Dusting Off Our Dusty Old Industrial Policy*
As Congress barrels toward an election that could see at least one house change hands, efforts to squeeze a few big bills into law are mounting. The one with the best chance (better than I expected) would drop $52 billion in cash and a boatload of tax breaks on the semiconductor
industry. Michael Ellis points out that this is industrial policy without apology, and a throwback to the 1980s, when the government organized Sematech to shore up US chipmaking. Thanks to a bipartisan consensus on the need to fight a Chinese challenge, and elimination of controversial provisions that tried to hitch a ride on the bill, there now looks to be a clear path to enactment for this bill.
And if there were doubt about how serious the Chinese challenge in chips will be, we highlight an undercovered story revealing that China’s chipmaking champion, SMIC, has been making 7-nanometer chips for months without making a public announcement. That’s a diameter that Intel and GlobalFoundries, the main US producers, have yet to reach in commercial production.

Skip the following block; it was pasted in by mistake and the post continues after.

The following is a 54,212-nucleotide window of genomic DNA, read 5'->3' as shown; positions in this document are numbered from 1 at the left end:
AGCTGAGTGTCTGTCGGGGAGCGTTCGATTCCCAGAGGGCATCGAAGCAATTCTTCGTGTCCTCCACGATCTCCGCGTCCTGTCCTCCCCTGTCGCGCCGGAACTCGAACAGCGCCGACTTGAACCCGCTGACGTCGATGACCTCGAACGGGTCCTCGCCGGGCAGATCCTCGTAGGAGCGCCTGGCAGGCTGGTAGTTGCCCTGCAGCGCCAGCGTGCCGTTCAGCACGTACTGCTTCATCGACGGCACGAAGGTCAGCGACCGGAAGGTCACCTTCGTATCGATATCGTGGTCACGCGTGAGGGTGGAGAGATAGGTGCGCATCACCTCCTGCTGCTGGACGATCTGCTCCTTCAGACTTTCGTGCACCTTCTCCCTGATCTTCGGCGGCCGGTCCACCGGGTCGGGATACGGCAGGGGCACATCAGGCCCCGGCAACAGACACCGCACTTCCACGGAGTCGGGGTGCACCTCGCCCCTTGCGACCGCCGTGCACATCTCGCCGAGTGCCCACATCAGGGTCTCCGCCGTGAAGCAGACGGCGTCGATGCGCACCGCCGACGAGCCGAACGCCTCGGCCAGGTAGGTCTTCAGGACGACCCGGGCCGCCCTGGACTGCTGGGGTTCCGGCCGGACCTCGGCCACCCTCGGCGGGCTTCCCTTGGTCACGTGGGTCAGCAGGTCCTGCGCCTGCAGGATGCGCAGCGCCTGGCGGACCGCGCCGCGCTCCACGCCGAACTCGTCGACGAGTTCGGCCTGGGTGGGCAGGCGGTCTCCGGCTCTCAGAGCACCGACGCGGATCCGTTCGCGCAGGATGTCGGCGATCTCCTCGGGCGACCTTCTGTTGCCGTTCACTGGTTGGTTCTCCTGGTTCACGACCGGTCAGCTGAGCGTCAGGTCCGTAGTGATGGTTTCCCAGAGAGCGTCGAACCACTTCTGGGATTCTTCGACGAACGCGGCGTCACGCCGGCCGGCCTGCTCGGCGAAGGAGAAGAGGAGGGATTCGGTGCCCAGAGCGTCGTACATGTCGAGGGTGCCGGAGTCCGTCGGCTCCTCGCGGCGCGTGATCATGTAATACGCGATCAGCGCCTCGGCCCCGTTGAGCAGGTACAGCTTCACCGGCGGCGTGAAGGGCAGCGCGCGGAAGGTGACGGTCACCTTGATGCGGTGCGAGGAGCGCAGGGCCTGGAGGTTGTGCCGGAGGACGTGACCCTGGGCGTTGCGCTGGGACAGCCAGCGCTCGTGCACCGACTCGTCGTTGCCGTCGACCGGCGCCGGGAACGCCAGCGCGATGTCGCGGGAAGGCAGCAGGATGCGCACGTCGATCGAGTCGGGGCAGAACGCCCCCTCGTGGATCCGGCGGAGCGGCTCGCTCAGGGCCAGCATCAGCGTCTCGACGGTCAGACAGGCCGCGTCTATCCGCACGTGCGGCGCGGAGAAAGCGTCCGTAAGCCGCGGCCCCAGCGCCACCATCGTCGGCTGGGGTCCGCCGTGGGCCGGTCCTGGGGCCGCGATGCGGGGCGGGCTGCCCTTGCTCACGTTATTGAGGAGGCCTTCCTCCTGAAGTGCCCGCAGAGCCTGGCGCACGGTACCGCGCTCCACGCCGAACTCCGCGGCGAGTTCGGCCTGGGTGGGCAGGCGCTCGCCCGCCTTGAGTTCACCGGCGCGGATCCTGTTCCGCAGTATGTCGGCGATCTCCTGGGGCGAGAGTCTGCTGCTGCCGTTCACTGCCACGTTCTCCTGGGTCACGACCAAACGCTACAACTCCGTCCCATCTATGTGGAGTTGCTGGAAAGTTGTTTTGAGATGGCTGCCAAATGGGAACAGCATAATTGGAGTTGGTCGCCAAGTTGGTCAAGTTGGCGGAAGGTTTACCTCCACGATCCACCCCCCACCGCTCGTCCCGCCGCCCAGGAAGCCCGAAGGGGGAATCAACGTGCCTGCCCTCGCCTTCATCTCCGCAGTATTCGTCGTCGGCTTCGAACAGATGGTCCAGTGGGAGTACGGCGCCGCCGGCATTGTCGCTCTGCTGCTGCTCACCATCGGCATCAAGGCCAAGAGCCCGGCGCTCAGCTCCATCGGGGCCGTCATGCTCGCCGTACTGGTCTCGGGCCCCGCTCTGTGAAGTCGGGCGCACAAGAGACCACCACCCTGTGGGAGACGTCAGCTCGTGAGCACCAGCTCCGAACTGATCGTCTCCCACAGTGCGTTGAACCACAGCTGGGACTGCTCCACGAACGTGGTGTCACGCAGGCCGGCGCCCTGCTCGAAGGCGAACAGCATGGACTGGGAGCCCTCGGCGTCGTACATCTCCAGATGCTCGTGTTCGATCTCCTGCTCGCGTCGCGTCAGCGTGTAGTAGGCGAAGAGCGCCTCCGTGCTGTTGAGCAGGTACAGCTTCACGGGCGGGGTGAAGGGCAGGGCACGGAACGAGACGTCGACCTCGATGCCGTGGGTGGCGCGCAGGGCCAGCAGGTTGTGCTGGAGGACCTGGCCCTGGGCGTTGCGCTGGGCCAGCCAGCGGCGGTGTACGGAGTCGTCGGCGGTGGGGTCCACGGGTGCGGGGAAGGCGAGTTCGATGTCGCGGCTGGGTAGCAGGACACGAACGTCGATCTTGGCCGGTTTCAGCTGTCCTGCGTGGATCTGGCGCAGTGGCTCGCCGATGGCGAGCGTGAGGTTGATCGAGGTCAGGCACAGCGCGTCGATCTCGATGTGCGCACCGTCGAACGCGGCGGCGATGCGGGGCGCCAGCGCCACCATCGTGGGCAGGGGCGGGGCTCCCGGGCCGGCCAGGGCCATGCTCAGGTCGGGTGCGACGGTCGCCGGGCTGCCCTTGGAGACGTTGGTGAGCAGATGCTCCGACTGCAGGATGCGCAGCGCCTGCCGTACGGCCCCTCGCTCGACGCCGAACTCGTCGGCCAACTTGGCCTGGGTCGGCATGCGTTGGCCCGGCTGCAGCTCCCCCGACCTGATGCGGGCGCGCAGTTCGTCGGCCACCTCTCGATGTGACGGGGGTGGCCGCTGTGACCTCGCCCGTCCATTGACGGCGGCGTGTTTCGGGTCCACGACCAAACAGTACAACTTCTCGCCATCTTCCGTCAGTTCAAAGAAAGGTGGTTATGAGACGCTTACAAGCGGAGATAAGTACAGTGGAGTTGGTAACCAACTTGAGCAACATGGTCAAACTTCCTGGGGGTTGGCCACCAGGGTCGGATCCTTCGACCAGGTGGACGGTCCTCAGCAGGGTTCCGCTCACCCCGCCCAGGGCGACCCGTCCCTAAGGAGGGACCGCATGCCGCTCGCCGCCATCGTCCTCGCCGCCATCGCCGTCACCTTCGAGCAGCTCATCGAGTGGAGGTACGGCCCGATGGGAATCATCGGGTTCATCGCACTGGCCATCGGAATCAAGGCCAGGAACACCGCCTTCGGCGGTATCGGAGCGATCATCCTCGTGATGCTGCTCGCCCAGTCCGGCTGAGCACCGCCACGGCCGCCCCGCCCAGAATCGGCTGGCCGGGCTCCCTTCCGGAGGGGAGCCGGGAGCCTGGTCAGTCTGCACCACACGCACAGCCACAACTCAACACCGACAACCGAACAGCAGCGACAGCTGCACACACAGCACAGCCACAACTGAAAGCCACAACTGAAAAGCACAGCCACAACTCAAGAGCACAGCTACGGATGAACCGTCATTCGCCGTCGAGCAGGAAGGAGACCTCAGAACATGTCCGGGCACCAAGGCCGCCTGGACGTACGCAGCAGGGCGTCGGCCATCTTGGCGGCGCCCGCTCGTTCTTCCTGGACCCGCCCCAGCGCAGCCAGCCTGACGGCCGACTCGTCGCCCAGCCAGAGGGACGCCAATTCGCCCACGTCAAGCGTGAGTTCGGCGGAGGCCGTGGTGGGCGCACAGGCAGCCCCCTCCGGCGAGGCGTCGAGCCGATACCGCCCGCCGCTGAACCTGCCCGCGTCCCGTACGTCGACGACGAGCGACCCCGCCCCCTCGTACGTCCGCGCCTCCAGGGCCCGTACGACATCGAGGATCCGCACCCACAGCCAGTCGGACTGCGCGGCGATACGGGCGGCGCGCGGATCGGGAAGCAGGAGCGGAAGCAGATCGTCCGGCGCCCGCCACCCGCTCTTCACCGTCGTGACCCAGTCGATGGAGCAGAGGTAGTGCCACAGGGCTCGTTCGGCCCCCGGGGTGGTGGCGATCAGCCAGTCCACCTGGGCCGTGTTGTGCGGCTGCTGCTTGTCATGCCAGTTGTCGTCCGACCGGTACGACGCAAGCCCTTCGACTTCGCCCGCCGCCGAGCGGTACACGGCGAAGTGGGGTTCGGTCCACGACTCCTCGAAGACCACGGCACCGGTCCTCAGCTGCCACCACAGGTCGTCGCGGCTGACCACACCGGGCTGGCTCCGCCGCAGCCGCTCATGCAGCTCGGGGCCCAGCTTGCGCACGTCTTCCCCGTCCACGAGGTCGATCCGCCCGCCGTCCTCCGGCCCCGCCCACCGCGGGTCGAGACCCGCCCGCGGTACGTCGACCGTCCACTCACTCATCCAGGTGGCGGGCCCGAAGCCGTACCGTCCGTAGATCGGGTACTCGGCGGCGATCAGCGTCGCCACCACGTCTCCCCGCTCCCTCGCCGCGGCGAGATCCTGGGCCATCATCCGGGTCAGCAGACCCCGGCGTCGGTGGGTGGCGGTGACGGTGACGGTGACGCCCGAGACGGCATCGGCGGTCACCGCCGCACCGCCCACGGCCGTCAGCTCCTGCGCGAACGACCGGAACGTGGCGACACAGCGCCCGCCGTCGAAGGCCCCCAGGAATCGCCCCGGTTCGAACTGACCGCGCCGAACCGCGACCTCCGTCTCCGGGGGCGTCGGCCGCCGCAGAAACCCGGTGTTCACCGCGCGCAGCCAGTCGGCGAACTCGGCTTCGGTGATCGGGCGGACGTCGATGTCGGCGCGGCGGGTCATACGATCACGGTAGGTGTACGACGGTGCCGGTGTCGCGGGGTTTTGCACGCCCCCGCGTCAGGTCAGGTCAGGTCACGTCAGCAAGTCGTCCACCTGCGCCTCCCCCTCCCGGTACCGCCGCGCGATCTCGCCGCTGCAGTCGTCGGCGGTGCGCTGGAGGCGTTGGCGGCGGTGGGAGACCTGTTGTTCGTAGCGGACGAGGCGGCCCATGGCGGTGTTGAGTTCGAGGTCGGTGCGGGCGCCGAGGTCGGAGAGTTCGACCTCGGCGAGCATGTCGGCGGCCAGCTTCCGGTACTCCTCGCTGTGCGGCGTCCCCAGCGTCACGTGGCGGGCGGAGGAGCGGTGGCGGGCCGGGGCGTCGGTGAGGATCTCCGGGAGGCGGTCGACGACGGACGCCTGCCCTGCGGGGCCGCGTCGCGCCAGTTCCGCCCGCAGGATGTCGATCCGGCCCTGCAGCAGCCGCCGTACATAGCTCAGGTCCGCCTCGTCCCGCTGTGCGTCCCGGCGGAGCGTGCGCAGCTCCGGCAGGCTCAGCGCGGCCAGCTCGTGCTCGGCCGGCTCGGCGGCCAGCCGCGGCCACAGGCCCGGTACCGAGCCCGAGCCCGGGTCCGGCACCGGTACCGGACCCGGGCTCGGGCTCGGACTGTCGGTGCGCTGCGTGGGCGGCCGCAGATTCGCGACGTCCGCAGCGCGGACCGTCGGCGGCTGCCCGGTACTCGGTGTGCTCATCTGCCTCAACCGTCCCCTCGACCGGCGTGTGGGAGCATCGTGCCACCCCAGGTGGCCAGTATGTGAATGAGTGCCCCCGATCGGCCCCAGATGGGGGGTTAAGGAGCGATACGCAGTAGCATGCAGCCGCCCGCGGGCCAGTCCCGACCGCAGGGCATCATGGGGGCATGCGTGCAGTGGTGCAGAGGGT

The national security implications are plain. If commercial products from China are cheap enough to sweep the market, even security-minded agencies will be forced to buy them, as it turns out the FBI and DHS have both been doing with Chinese drones. Nick recommends that policymakers read his Lawfare piece showing just how cheaply the US (and Ukraine) could be making drones.
Responding to the growing political concern about national security and Chinese products, TikTok’s owner ByteDance, has increased its U.S. lobbying budget to more than $8 million a year, Christina Ayiotis tells us; that’s an amount, I point out, that just about matches what Google spends on lobbying.
In the same vein, Nick Weaver and Michael question why the government hasn’t come up with the extra $3 billion to fund “rip and replace” for Chinese telecom gear. That effort will certainly get a boost from reports that Chinese telecom gear was offered on especially favorable terms to carriers who service America’s nuclear missile locations. I note that the Obama administration actually paid these same rural carriers to install Chinese equipment in the teens, as part of the 2009 stimulus law. I can’t help wondering why US taxpayers should pay those carriers both to install and to remove the same gear.
In news not tied to China, Nick tells us about the House’s serious progress on a compromise federal data privacy bill. It’s probably still doomed, given resistance from Dems (and maybe the GOP) in the Senate. I argue that that’s a good thing, given the bill’s egregious effort to impose “disparate impact” quotas for race, color, religion, nation
Article from Reason.com